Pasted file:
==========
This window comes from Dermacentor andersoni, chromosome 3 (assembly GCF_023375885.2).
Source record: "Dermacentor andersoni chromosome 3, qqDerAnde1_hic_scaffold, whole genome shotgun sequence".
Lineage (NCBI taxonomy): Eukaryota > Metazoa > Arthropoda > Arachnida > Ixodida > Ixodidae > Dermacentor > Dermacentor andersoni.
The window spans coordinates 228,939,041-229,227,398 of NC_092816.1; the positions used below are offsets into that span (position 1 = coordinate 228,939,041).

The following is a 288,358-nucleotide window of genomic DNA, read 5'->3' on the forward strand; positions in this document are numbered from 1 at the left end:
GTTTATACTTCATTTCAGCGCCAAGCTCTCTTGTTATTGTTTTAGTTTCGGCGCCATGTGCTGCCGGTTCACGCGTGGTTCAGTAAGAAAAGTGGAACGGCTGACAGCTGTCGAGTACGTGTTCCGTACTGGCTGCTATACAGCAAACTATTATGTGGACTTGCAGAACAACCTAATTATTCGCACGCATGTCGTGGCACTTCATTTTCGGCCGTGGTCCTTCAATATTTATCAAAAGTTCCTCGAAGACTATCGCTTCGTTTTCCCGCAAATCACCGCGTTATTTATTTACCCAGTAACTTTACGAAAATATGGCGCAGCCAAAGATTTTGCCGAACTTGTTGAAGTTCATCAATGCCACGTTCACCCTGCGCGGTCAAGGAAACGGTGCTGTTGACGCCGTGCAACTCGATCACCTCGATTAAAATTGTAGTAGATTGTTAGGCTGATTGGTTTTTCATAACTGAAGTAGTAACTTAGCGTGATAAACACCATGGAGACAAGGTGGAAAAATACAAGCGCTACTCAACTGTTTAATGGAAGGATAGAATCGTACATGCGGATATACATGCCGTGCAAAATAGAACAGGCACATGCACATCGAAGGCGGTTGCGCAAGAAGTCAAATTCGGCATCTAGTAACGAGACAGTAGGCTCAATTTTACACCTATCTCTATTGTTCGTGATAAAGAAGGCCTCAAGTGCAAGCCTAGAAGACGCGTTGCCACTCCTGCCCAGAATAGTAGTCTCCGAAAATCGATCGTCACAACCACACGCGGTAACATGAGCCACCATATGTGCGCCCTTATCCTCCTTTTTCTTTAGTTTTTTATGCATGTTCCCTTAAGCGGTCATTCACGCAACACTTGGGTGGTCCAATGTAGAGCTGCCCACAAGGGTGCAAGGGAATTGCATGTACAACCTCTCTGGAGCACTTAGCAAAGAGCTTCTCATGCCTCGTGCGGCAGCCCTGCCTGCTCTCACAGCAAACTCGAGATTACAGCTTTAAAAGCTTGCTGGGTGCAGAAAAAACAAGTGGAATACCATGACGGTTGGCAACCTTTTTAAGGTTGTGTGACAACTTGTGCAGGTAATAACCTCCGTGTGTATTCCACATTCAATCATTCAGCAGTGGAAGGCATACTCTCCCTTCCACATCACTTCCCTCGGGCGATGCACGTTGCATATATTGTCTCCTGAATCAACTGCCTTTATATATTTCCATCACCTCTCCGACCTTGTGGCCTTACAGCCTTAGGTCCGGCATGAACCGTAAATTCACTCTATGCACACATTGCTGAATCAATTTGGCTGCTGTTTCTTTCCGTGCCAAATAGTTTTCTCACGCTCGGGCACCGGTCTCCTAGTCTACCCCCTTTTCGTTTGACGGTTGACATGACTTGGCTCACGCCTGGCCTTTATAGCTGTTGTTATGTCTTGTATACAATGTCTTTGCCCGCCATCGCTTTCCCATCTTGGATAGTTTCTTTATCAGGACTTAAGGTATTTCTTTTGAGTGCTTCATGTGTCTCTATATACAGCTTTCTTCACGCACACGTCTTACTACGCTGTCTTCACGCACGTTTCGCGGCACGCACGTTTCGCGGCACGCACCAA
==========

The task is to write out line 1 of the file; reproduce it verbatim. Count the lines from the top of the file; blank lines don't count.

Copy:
This window comes from Dermacentor andersoni, chromosome 3 (assembly GCF_023375885.2).